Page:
Wednesday, 28 August 2013

The Beginning of Everything - Robyn Schneider; Review.

Book Details:
Hardcover: 352 pages
Publisher: Katherine Tegen Books (27 Aug 2013)
Language: English
ISBN-10: 0062217135
ISBN-13: 978-0062217134


Golden boy Ezra Faulkner believes everyone has a tragedy waiting for them—a single encounter after which everything that really matters will happen. His particular tragedy waited until he was primed to lose it all: in one spectacular night, a reckless driver shatters Ezra’s knee, his athletic career, and his social life.

No longer a front-runner for Homecoming King, Ezra finds himself at the table of misfits, where he encounters new girl Cassidy Thorpe. Cassidy is unlike anyone Ezra’s ever met, achingly effortless, fiercely intelligent, and determined to bring Ezra along on her endless adventures.

But as Ezra dives into his new studies, new friendships, and new love, he learns that some people, like books, are easy to misread. And now he must consider: if one’s singular tragedy has already hit and everything after it has mattered quite a bit, what happens when more misfortune strikes? 

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Some books I plan to read - but never do. And then there's books that I'll randomly pick up, and before I know it, it's 3:22am and I'm writing this review. Rewind a few hours, and you'll find me posting a picture on twitter of my plans for the evening,  that includes reading Beginning of Everything on my kindle. This book broke my heart a little - which meant I loved it.

Post car crash, we see start with the main character, Ezra (a name I love by the way) reeling from the way his life has just been flipped upside down. Classed by the author Schneider the “golden boy” – which is your basic teen, who is popular, well liked, plays a regular sport and that places him in the “it” crowd. Throw in cheerleader girlfriend and you have yourself the cliché high school scenario.

But then Schneider winds us away from the typical teen setting and instead takes us on a journey with Ezra, who narrates his own tale as he shares how he no longer knew where he really stood in high school. It’s not about his old friends pushing him out the group, but rather Ezra decides for himself that he doesn’t belong. Instead, he takes refuge with an old friend, in the form of Toby, who brings him in to the world of nerds and the “other” side to high school.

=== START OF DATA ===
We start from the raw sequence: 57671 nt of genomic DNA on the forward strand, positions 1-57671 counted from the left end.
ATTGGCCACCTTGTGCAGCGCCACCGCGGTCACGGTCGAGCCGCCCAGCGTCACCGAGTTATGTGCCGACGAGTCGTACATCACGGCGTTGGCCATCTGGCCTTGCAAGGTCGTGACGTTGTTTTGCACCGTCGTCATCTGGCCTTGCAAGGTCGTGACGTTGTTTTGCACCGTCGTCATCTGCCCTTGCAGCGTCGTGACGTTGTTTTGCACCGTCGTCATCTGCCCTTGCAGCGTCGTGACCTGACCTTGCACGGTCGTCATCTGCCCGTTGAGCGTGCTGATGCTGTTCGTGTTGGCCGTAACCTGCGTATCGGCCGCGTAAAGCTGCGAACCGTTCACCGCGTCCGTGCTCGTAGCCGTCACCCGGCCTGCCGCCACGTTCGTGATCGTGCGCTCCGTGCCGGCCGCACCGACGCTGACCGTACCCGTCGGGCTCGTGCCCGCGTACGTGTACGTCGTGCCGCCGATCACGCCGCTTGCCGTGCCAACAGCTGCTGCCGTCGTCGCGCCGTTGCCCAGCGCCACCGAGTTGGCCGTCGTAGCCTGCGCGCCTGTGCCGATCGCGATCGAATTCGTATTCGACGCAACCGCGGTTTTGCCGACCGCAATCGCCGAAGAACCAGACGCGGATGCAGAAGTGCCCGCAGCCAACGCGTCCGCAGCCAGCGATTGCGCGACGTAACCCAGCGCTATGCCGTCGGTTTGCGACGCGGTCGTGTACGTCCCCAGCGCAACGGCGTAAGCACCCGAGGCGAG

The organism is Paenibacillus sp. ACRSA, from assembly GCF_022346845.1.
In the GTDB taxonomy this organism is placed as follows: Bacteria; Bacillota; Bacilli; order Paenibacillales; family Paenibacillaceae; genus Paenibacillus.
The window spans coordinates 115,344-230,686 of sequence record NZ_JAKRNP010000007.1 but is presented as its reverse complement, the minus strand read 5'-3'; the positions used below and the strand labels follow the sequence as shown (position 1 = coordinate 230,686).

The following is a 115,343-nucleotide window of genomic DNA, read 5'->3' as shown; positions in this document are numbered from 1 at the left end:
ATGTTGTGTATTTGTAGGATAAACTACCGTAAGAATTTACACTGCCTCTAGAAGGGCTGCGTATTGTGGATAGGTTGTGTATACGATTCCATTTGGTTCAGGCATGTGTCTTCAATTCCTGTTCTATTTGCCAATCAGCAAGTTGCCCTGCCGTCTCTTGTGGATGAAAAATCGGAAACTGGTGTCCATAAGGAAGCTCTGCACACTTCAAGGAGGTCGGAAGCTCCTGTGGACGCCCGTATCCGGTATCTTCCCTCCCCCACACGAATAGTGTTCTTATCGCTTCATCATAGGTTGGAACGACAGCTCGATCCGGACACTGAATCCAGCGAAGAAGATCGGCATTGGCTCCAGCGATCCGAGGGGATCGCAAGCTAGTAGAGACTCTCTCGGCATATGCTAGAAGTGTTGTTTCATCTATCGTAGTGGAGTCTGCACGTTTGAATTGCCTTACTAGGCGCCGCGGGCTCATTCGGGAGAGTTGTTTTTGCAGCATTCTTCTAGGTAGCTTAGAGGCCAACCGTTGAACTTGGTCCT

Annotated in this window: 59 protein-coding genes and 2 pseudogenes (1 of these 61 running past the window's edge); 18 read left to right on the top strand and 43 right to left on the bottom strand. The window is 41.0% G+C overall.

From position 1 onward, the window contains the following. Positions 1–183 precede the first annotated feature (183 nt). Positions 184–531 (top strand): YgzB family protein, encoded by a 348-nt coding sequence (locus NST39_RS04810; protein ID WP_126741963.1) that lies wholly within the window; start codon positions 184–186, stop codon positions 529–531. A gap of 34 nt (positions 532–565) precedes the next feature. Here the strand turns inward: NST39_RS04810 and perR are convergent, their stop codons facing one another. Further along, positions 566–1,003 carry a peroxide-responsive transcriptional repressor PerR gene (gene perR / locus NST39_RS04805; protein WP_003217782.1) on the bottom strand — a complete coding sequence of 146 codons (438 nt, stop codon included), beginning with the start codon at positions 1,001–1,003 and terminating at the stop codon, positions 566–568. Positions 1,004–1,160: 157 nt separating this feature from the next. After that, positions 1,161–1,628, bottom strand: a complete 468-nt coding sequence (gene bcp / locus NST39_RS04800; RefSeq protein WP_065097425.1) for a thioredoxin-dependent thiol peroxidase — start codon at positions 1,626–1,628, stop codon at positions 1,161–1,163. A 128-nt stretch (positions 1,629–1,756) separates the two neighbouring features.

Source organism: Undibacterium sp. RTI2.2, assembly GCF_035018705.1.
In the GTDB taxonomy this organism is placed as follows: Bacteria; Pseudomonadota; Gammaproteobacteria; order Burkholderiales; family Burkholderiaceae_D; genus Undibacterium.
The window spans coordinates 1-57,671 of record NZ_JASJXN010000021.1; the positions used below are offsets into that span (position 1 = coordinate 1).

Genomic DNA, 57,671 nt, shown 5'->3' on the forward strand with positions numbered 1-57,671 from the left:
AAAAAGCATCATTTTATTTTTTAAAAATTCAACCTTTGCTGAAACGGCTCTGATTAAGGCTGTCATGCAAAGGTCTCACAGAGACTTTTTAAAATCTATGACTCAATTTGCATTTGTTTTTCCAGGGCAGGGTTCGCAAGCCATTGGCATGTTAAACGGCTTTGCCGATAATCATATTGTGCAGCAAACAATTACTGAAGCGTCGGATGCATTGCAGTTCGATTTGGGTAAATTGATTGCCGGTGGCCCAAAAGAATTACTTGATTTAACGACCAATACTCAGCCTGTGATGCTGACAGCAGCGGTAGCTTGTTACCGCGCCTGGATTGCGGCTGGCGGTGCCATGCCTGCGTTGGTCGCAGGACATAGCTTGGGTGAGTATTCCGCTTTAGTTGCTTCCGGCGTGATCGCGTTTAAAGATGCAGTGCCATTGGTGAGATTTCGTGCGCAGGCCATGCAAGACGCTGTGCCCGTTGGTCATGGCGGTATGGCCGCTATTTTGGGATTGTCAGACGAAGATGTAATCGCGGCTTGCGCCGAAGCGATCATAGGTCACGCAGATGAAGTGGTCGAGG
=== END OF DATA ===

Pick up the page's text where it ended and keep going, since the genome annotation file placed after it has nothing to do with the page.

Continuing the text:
Schneider draws out many eccentric characters - not your typical dorks who get bullied, but rather intelligent, genuine and passionate people who just sit on the other side of the fence. As Ezra slowly gets to know them, and the adventures they themselves get up to, he starts to see that there’s a lot more to life, a lot more to high school, and his own existence.

As for the romance? Enter Cassidy. Cassidy was a mystery and though as a reader you might already know what it was that held her back, we see Ezra take on this oddly beautiful girl, who’s smart, witty, unpredictable, and everything he realises he’s been looking for.

With witty writing and an easy flowing dialogue, we travel alongside all these characters, as they form who they are. Most of the book really did have me snorting out in laughter at 1am, and smiling at my Kindle like a fool. The ending was one I didn't see coming, especially the last 50 pages. The impact from the unravelling secrets that tear our characters apart, really do shock you. Is there a happy ending? I won’t give that way for you, but all I can say is, that though my heart ached a little by the time I had finished it, I really wouldn’t wanted it to have finished any other way.

This book can be classed as contemporary fiction, yet there are bits to it that Schneider highlights for us, that is very much real, and for that I rate Schneider and this wonderful book.


“There’s a word for it,” she told me, “in French for when you have a lingering impression of something having passed by. Sillage. I always think of it when a firework explodes and lights up the smoke from the ones before it.”

“That’s a terrible word,” I teased. “It’s like an excuse for holding on to the past.”

Well, I think it’s beautiful. A word for remembering small moments destined to be lost.”

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